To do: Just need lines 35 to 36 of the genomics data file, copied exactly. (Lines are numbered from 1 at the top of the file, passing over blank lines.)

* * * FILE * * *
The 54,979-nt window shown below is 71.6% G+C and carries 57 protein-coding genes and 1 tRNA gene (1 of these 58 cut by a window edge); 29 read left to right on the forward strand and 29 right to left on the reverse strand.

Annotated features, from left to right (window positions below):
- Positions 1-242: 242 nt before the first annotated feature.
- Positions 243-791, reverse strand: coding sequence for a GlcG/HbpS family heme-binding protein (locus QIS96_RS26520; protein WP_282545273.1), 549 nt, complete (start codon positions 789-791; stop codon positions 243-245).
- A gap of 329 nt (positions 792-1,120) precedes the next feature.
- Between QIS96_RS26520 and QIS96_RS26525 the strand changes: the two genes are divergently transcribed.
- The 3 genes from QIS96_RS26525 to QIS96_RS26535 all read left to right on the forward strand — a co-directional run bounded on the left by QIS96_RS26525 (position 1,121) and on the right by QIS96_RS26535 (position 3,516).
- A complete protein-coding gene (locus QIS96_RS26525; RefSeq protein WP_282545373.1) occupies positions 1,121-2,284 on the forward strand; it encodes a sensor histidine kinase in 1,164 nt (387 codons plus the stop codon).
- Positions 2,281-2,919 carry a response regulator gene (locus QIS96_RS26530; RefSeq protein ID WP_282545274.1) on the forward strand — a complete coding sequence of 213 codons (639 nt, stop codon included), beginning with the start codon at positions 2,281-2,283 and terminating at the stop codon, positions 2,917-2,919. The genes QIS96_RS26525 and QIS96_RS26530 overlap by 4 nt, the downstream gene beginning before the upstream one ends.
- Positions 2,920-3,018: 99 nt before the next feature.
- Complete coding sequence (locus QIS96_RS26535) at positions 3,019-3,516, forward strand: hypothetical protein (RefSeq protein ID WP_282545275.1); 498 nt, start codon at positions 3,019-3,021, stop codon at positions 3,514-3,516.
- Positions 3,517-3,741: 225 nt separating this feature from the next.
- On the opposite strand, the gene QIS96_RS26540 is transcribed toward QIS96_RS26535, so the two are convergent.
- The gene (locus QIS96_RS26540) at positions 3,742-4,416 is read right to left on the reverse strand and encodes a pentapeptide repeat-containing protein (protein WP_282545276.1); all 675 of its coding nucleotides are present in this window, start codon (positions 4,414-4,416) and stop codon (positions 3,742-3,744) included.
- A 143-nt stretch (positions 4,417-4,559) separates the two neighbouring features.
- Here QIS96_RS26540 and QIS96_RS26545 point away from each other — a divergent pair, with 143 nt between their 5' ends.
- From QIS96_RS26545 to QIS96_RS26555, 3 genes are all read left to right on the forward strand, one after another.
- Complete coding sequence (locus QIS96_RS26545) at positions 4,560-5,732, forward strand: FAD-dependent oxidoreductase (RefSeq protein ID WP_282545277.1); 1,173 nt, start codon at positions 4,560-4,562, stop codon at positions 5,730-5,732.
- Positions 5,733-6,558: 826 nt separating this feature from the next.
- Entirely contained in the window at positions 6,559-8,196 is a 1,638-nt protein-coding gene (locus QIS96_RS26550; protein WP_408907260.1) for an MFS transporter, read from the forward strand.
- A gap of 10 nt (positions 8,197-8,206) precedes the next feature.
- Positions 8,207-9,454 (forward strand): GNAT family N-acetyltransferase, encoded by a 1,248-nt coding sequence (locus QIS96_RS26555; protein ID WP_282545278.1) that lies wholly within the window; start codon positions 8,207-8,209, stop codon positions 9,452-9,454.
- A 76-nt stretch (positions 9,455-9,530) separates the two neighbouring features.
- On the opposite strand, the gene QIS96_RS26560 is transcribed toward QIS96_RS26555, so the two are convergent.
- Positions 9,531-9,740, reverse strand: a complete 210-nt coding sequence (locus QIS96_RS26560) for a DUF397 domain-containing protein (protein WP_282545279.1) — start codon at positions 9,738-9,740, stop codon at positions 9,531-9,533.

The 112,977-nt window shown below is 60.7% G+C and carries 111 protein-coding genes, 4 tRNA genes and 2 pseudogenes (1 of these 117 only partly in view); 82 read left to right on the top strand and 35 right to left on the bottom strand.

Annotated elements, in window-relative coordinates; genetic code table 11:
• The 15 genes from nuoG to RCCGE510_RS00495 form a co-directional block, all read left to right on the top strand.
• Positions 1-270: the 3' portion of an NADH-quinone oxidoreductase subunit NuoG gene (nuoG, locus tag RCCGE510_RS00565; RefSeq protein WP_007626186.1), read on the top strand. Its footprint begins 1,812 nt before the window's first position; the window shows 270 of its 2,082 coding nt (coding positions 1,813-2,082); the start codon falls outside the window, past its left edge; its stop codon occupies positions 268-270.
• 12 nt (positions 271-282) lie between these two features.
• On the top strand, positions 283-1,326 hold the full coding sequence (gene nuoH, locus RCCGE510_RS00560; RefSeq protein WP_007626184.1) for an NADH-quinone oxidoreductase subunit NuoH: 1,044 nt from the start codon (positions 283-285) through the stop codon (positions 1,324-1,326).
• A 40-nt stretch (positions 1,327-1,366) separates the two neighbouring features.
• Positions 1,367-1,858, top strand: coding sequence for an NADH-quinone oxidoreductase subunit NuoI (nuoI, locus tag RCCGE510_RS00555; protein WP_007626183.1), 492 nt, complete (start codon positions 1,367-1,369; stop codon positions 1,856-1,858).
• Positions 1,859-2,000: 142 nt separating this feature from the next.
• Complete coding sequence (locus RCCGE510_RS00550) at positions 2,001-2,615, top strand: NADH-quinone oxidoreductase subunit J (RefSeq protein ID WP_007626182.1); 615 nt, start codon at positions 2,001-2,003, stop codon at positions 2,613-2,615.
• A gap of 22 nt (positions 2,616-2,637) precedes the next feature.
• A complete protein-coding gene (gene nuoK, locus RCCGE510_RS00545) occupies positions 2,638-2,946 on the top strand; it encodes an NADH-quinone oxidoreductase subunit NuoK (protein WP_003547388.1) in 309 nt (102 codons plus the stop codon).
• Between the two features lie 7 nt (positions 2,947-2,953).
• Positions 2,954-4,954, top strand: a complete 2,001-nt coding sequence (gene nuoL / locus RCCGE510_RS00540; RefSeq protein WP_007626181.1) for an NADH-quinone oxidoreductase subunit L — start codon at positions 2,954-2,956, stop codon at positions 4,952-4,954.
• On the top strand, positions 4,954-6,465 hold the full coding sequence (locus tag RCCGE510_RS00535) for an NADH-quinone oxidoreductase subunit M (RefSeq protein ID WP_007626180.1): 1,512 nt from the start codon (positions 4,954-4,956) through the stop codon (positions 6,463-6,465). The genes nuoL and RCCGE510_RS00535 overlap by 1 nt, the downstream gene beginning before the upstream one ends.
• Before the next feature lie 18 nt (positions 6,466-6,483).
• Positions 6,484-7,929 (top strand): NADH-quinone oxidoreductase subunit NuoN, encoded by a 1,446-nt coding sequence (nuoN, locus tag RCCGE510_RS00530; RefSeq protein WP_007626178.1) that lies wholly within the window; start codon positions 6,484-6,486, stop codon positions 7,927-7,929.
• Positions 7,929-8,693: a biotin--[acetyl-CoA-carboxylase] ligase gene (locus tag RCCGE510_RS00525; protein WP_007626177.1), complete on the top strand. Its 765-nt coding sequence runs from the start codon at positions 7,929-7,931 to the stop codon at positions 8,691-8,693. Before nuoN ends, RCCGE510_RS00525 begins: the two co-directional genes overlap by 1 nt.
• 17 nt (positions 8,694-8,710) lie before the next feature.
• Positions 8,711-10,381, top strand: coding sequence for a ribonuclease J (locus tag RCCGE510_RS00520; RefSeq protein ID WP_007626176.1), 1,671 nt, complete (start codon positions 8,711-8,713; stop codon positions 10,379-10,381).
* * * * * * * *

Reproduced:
• Complete coding sequence (locus RCCGE510_RS00550) at positions 2,001-2,615, top strand: NADH-quinone oxidoreductase subunit J (RefSeq protein ID WP_007626182.1); 615 nt, start codon at positions 2,001-2,003, stop codon at positions 2,613-2,615.
• A gap of 22 nt (positions 2,616-2,637) precedes the next feature.